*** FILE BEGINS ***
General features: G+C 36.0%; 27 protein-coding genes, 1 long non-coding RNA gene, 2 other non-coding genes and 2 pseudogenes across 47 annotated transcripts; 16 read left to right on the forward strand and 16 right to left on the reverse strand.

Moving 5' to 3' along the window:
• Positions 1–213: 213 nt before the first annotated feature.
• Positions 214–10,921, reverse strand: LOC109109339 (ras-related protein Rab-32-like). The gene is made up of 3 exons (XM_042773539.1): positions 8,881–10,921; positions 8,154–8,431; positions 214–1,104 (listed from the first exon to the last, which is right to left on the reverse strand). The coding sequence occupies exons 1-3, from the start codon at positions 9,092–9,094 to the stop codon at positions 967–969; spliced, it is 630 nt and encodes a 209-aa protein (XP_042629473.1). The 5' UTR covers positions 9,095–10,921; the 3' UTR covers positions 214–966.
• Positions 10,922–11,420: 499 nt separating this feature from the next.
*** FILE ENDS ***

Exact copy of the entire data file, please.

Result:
General features: G+C 36.0%; 27 protein-coding genes, 1 long non-coding RNA gene, 2 other non-coding genes and 2 pseudogenes across 47 annotated transcripts; 16 read left to right on the forward strand and 16 right to left on the reverse strand.

Moving 5' to 3' along the window:
• Positions 1–213: 213 nt before the first annotated feature.
• Positions 214–10,921, reverse strand: LOC109109339 (ras-related protein Rab-32-like). The gene is made up of 3 exons (XM_042773539.1): positions 8,881–10,921; positions 8,154–8,431; positions 214–1,104 (listed from the first exon to the last, which is right to left on the reverse strand). The coding sequence occupies exons 1-3, from the start codon at positions 9,092–9,094 to the stop codon at positions 967–969; spliced, it is 630 nt and encodes a 209-aa protein (XP_042629473.1). The 5' UTR covers positions 9,095–10,921; the 3' UTR covers positions 214–966.
• Positions 10,922–11,420: 499 nt separating this feature from the next.